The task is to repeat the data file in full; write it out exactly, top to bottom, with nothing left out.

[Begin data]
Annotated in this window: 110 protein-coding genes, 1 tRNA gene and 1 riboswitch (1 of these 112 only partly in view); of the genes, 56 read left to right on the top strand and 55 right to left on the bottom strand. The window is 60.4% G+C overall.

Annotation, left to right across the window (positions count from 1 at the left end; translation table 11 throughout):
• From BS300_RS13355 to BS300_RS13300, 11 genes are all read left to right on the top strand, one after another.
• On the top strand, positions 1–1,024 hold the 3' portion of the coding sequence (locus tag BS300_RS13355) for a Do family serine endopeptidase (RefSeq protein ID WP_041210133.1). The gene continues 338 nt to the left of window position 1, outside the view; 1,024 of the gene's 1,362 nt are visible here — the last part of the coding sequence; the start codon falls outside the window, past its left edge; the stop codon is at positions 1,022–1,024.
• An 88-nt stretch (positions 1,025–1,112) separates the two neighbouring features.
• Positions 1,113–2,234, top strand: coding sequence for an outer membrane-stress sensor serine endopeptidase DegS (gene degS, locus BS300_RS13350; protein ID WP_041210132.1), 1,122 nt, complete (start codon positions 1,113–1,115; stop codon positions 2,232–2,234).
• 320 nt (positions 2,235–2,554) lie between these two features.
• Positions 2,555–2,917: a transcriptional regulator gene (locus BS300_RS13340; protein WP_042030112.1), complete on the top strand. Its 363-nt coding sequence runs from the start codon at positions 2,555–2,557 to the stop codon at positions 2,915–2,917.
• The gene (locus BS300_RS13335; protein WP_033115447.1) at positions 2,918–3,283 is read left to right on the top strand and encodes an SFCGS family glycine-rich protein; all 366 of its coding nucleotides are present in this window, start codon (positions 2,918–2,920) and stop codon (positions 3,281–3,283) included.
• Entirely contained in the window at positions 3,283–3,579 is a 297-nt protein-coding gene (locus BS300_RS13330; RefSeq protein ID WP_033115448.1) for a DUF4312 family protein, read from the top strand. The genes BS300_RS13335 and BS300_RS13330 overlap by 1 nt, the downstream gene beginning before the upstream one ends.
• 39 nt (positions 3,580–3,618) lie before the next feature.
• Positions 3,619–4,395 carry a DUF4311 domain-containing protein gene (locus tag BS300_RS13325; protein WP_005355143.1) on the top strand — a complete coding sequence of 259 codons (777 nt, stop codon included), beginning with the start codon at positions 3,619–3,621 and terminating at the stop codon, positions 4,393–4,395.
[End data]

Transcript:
Annotated in this window: 110 protein-coding genes, 1 tRNA gene and 1 riboswitch (1 of these 112 only partly in view); of the genes, 56 read left to right on the top strand and 55 right to left on the bottom strand. The window is 60.4% G+C overall.

Annotation, left to right across the window (positions count from 1 at the left end; translation table 11 throughout):
• From BS300_RS13355 to BS300_RS13300, 11 genes are all read left to right on the top strand, one after another.
• On the top strand, positions 1–1,024 hold the 3' portion of the coding sequence (locus tag BS300_RS13355) for a Do family serine endopeptidase (RefSeq protein ID WP_041210133.1). The gene continues 338 nt to the left of window position 1, outside the view; 1,024 of the gene's 1,362 nt are visible here — the last part of the coding sequence; the start codon falls outside the window, past its left edge; the stop codon is at positions 1,022–1,024.
• An 88-nt stretch (positions 1,025–1,112) separates the two neighbouring features.
• Positions 1,113–2,234, top strand: coding sequence for an outer membrane-stress sensor serine endopeptidase DegS (gene degS, locus BS300_RS13350; protein ID WP_041210132.1), 1,122 nt, complete (start codon positions 1,113–1,115; stop codon positions 2,232–2,234).
• 320 nt (positions 2,235–2,554) lie between these two features.
• Positions 2,555–2,917: a transcriptional regulator gene (locus BS300_RS13340; protein WP_042030112.1), complete on the top strand. Its 363-nt coding sequence runs from the start codon at positions 2,555–2,557 to the stop codon at positions 2,915–2,917.
• The gene (locus BS300_RS13335; protein WP_033115447.1) at positions 2,918–3,283 is read left to right on the top strand and encodes an SFCGS family glycine-rich protein; all 366 of its coding nucleotides are present in this window, start codon (positions 2,918–2,920) and stop codon (positions 3,281–3,283) included.
• Entirely contained in the window at positions 3,283–3,579 is a 297-nt protein-coding gene (locus BS300_RS13330; RefSeq protein ID WP_033115448.1) for a DUF4312 family protein, read from the top strand. The genes BS300_RS13335 and BS300_RS13330 overlap by 1 nt, the downstream gene beginning before the upstream one ends.
• 39 nt (positions 3,580–3,618) lie before the next feature.
• Positions 3,619–4,395 carry a DUF4311 domain-containing protein gene (locus tag BS300_RS13325; protein WP_005355143.1) on the top strand — a complete coding sequence of 259 codons (777 nt, stop codon included), beginning with the start codon at positions 3,619–3,621 and terminating at the stop codon, positions 4,393–4,395.